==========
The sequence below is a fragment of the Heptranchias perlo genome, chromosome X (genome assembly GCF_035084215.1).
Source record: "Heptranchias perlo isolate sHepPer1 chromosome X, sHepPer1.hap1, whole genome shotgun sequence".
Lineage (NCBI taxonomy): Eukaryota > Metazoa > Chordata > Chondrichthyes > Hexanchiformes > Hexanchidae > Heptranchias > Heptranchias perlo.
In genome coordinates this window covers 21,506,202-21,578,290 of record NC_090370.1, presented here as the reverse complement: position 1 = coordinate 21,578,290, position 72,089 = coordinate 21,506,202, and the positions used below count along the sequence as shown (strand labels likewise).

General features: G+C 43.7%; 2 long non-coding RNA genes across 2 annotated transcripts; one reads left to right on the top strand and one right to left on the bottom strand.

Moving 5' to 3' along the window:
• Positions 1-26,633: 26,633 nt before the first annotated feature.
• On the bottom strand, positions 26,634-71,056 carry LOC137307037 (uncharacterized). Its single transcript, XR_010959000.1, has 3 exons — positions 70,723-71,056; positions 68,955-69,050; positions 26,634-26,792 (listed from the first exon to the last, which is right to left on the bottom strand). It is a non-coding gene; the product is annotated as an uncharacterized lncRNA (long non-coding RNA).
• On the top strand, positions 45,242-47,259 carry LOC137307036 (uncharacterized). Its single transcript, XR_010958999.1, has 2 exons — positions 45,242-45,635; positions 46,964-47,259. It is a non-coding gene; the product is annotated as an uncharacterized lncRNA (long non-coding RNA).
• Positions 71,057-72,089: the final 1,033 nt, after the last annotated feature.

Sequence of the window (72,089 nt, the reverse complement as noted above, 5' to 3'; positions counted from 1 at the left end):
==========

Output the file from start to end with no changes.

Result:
The sequence below is a fragment of the Heptranchias perlo genome, chromosome X (genome assembly GCF_035084215.1).
Source record: "Heptranchias perlo isolate sHepPer1 chromosome X, sHepPer1.hap1, whole genome shotgun sequence".
Lineage (NCBI taxonomy): Eukaryota > Metazoa > Chordata > Chondrichthyes > Hexanchiformes > Hexanchidae > Heptranchias > Heptranchias perlo.
In genome coordinates this window covers 21,506,202-21,578,290 of record NC_090370.1, presented here as the reverse complement: position 1 = coordinate 21,578,290, position 72,089 = coordinate 21,506,202, and the positions used below count along the sequence as shown (strand labels likewise).

General features: G+C 43.7%; 2 long non-coding RNA genes across 2 annotated transcripts; one reads left to right on the top strand and one right to left on the bottom strand.

Moving 5' to 3' along the window:
• Positions 1-26,633: 26,633 nt before the first annotated feature.
• On the bottom strand, positions 26,634-71,056 carry LOC137307037 (uncharacterized). Its single transcript, XR_010959000.1, has 3 exons — positions 70,723-71,056; positions 68,955-69,050; positions 26,634-26,792 (listed from the first exon to the last, which is right to left on the bottom strand). It is a non-coding gene; the product is annotated as an uncharacterized lncRNA (long non-coding RNA).
• On the top strand, positions 45,242-47,259 carry LOC137307036 (uncharacterized). Its single transcript, XR_010958999.1, has 2 exons — positions 45,242-45,635; positions 46,964-47,259. It is a non-coding gene; the product is annotated as an uncharacterized lncRNA (long non-coding RNA).
• Positions 71,057-72,089: the final 1,033 nt, after the last annotated feature.

Sequence of the window (72,089 nt, the reverse complement as noted above, 5' to 3'; positions counted from 1 at the left end):